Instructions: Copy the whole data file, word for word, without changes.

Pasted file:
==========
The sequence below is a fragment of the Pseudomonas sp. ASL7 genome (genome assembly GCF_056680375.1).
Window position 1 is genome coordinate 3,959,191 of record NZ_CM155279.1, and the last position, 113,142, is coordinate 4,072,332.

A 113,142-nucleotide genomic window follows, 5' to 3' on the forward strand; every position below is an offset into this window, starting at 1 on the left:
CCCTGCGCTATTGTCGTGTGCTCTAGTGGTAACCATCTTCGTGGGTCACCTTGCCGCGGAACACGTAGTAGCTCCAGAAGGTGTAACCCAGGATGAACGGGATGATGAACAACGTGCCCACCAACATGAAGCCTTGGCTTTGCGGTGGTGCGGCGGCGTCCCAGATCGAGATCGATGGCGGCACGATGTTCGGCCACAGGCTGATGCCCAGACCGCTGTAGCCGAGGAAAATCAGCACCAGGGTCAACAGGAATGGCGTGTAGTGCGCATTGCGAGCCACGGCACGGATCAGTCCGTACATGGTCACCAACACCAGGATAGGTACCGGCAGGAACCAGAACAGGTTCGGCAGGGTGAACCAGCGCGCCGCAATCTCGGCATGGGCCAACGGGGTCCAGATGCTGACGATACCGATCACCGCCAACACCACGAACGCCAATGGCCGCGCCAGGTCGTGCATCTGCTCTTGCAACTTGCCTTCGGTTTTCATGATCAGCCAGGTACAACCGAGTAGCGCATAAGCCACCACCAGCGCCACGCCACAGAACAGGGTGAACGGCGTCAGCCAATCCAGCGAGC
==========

The sequence below is a fragment of the Pseudomonas sp. ASL7 genome (genome assembly GCF_056680375.1).
Window position 1 is genome coordinate 3,959,191 of record NZ_CM155279.1, and the last position, 113,142, is coordinate 4,072,332.

A 113,142-nucleotide genomic window follows, 5' to 3' on the forward strand; every position below is an offset into this window, starting at 1 on the left:
CCCTGCGCTATTGTCGTGTGCTCTAGTGGTAACCATCTTCGTGGGTCACCTTGCCGCGGAACACGTAGTAGCTCCAGAAGGTGTAACCCAGGATGAACGGGATGATGAACAACGTGCCCACCAACATGAAGCCTTGGCTTTGCGGTGGTGCGGCGGCGTCCCAGATCGAGATCGATGGCGGCACGATGTTCGGCCACAGGCTGATGCCCAGACCGCTGTAGCCGAGGAAAATCAGCACCAGGGTCAACAGGAATGGCGTGTAGTGCGCATTGCGAGCCACGGCACGGATCAGTCCGTACATGGTCACCAACACCAGGATAGGTACCGGCAGGAACCAGAACAGGTTCGGCAGGGTGAACCAGCGCGCCGCAATCTCGGCATGGGCCAACGGGGTCCAGATGCTGACGATACCGATCACCGCCAACACCACGAACGCCAATGGCCGCGCCAGGTCGTGCATCTGCTCTTGCAACTTGCCTTCGGTTTTCATGATCAGCCAGGTACAACCGAGTAGCGCATAAGCCACCACCAGCGCCACGCCACAGAACAGGGTGAACGGCGTCAGCCAATCCAGCGAGC